How to Combat Buyer's Remorse
So you did your research. You looked at several different homes before making your purchase. You investigated neighborhoods and school districts. You made an offer, and—just like that—you’re a homeowner! This should be one of the happiest days of your life…so why do you feel so many concerns after just closing on your home? Did we pay too much? Did the home inspector miss something major that is going to cost of thousands later on? Is this the right house for us? How will we ever scrape up enough to pay the enormous mortgage payments? How can I get out of it?
Well not to worry, what you are experiencing is called buyer’s remorse, and it’s as universal as the common cold. So take a few deep breaths and relax. Life is going to be just fine! Everyone goes through what you are feeling right now. You'll be happy to know that the statistics are on your side: 74 percent of first-time buyers say they like their new home better than their previous residence, and 67 percent of repeat buyers like theirs better.
You're less likely to suffer from buyer's remorse if you have a Realtor you trust who can help you evaluate your housing needs. But the best way to prevent (or at least mitigate) buyer’s remorse is to prepare yourself in advance, long before you ever sign on the dotted line.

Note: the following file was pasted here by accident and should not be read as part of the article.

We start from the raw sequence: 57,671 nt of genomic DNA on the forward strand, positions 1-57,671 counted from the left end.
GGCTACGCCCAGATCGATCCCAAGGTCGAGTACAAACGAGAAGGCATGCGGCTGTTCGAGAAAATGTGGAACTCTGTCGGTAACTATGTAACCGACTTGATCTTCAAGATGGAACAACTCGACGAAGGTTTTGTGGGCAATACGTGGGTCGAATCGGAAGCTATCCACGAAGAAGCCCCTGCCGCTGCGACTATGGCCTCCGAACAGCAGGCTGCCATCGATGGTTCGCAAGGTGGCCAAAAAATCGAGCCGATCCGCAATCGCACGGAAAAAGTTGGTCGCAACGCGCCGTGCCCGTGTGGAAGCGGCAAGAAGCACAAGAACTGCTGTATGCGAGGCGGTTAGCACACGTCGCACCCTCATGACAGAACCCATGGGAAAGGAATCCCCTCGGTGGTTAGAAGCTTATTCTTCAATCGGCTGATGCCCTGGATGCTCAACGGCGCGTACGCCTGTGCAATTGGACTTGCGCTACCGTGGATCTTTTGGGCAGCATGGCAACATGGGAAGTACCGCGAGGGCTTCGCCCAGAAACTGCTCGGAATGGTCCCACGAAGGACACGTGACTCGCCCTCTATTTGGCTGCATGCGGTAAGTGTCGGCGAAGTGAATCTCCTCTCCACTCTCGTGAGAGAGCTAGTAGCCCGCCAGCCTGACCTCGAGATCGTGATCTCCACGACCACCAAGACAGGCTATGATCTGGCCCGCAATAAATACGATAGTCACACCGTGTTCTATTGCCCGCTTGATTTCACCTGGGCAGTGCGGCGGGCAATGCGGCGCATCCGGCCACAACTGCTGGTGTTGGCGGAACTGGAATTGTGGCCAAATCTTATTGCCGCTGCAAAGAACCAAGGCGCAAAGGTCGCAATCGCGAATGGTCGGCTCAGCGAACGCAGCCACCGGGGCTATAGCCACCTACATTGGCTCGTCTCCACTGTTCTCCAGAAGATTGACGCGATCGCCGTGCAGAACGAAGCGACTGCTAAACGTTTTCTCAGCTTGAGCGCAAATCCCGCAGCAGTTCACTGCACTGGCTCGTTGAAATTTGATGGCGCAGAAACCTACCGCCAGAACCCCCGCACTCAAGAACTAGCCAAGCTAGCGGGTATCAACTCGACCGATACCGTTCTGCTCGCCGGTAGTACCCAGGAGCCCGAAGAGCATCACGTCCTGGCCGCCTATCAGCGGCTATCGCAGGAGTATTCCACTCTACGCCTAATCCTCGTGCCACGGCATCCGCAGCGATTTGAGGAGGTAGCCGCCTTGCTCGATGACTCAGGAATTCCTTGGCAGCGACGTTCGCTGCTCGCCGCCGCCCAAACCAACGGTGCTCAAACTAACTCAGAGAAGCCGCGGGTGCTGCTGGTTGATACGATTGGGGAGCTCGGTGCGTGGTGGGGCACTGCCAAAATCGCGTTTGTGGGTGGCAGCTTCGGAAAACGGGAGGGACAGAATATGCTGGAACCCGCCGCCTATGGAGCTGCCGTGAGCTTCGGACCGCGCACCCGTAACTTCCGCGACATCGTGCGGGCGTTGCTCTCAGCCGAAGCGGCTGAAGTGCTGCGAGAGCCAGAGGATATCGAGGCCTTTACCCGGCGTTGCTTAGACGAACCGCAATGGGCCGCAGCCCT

First, draw up a pro and con list. We’ve given you one to get you started below.
Advantages of Renting
You can usually move more easily with little responsibility for maintenance and no responsibility for repairs.
Disadvantages of Renting
No tax benefits. No investment in or from the property, No equity is building, Rent payment can increase frequently while you can purchase a home with a fixed interest rate. You have no control of when a landlord might sell the property and you end up having to move.
Advantages of Buying
You enjoy greater stability. Buying usually is a solid investment compared to using your money to pay rent. Your equity builds meaning every month you pay your house payment, you owe less every month while your home value normally rises over time. First home often leads to a better home. Greater individuality in décor/space arrangement. Greater sense of security and fulfillment as a homeowner.
Disadvantages of Buying
You are responsible for property taxes, maintenance and repairs. Possibility of foreclosure if you fail to make your monthly mortgage payment. You can't usually sell a house quickly so you have less mobility than when renting a house.
After you have looked over your list, compile the costs of buying a home, of which there are two types: upfront costs (down payment and closing costs) and ongoing costs (monthly mortgage payment, homeownership expenses, taxes, insurance, etc.) Note that there are mortgage programs that allow home buyers who meet certain qualifications to pay little or no money down. You will need to speak with a mortgage lender to determine what program is right for you.
Finally, when buyer’s remorse hits, remind yourself of why you wanted to buy a house in the first place. Then sit back and enjoy your new home!
Bobby Sutton, Realtor
Weichert, Realtors - Ford Brothers
1406 S Hwy 27, Somerset, KY 42501
Mobile: (606) 492-5169